Stephens is a WCER researcher whose own work also centers on mathematical thinking. “I have no experience in neuroscience, but it is interesting to see how parts of the brain are activated when engaged in different tasks and what eventual implications that might have for how we teach and how students learn.”
As for Brady, he says, “Having my brain scanned sounded cool and I also liked being paid to participate.” He looks forward to seeing the results of the study and while he would like a picture of his brain, Brady can no longer participate in MRI scans because he has a permanent retainer on his teeth.
Hubbard explains that even when students have to pull out of the study because they get braces or retainers, or move out of the area, it will not hinder the research. “We have a lot of analytical tools that allow us to fill in the missing data.”
One key finding: ratio perception
“Through fMRI, we think we have identified a brain system that might be really important for learning about fractions in ways that other education researchers and cognitive neuroscientists haven’t appreciated, which is ratio perception,” Hubbard shares some LAMBDA insights.
With brain imaging, the EdNeuroLab team has been able to show on scans that in the right side of children’s brains, before any formal instruction with fractions, second-graders already can understand basic, non-symbolic ratios, such as dot patterns and line lengths. The researchers have observed through fMRI that the same brain systems are activated when students in 5th and 8th grades, and even adults, are computing symbolic fractions.
“It suggests that we are on the right track,” says Hubbard. “Kids are learning fractions by taking these pre-existing brain systems and through educational experiences, retooling them to do this uniquely human thing of comparing symbolic fractions.”
While much research over the years has shown that education has a powerful effect on our brains, Hubbard is astounded that we know relatively little about how our educational experience is shaping our brain. “Here we are in the 21st Century running the largest uncontrolled experiment on brain development in the history of humanity. We start children learning at age two all the way through college. And we basically have no idea what we are doing to those brains,” says the EdNeuroLab director.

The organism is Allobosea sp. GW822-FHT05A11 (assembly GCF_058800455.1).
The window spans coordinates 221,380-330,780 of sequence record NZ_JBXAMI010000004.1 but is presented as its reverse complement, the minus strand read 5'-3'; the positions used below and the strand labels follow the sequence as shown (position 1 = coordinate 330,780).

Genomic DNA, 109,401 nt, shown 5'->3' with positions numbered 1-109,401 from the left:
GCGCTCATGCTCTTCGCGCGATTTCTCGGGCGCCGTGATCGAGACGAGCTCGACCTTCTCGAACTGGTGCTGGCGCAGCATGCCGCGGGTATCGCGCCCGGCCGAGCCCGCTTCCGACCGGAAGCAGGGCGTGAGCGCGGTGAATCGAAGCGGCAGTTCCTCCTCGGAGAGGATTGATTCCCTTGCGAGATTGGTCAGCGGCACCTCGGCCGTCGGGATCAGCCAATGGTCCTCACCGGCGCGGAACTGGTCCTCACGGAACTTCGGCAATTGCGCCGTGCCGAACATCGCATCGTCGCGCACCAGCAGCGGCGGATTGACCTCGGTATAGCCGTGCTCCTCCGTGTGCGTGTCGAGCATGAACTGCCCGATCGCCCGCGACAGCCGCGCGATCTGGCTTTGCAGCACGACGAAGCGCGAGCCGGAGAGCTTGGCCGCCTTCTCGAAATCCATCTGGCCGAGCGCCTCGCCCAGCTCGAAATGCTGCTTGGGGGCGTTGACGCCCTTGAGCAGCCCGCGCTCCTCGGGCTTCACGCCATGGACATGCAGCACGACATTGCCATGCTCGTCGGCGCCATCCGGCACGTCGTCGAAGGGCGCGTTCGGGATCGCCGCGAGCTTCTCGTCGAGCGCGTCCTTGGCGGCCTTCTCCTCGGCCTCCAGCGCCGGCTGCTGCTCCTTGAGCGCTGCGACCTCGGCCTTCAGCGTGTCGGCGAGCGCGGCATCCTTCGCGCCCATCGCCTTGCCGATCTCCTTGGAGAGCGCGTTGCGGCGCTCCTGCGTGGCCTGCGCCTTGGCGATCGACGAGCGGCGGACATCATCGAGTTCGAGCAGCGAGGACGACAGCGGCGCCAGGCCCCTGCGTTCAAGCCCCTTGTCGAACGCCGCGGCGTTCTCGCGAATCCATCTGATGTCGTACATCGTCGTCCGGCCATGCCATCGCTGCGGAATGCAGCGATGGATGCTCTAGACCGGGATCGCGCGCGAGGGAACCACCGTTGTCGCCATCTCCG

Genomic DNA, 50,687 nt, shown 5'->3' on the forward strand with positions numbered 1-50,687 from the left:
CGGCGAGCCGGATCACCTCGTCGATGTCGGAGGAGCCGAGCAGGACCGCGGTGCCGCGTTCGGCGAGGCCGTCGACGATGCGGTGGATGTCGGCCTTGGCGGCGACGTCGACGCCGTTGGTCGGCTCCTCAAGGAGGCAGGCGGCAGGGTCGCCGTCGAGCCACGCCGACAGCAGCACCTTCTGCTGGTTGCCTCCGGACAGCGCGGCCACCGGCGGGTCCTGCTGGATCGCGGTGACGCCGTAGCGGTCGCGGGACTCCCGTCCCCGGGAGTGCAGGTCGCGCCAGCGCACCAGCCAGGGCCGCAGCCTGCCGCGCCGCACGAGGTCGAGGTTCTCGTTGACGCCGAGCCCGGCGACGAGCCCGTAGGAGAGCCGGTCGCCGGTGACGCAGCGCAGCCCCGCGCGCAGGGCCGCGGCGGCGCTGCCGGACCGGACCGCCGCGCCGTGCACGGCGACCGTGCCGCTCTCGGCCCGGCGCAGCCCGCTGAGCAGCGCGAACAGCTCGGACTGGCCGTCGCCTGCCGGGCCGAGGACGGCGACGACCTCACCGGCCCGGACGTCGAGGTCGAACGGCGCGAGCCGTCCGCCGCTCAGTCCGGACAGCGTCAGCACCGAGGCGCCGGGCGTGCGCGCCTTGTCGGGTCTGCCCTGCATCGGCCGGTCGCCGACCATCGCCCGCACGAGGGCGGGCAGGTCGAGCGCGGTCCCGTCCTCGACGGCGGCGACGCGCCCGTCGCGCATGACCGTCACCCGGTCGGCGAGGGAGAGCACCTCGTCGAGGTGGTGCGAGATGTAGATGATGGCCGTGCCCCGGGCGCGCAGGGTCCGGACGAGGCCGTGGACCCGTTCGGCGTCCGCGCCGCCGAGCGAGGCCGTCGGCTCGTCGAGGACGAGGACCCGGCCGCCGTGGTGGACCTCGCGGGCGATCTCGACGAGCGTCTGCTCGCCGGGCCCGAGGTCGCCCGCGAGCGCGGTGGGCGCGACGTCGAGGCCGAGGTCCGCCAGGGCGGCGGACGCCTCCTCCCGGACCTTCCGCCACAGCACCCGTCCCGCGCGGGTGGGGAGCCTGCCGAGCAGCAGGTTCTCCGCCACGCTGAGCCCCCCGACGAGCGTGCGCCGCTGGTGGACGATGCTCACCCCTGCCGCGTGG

Another important calculation
Through the LAMBDA study, Hubbard and Matthews are literally illustrating the far-reaching implications of why becoming competent in fraction learning is important to the future of education, especially in the STEM fields.
But there is another equally powerful reason why being good at math is crucial for the development of children.
“Ample evidence shows that math is more important than reading, although literacy is commonly thought to be king, and that individual differences in math skills are a better predictor of life outcomes,” adds Hubbard, referencing a longitudinal study from the United Kingdom that followed children into adulthood.
“Children who did well on their A-level math exams, independent of their reading skills, later had higher levels of full-time employment and income, and lower rates of substance abuse and depression by age 30.”
Initial findings from LAMBDA are being released now. Behavioral data and the first fMRI results are currently under review.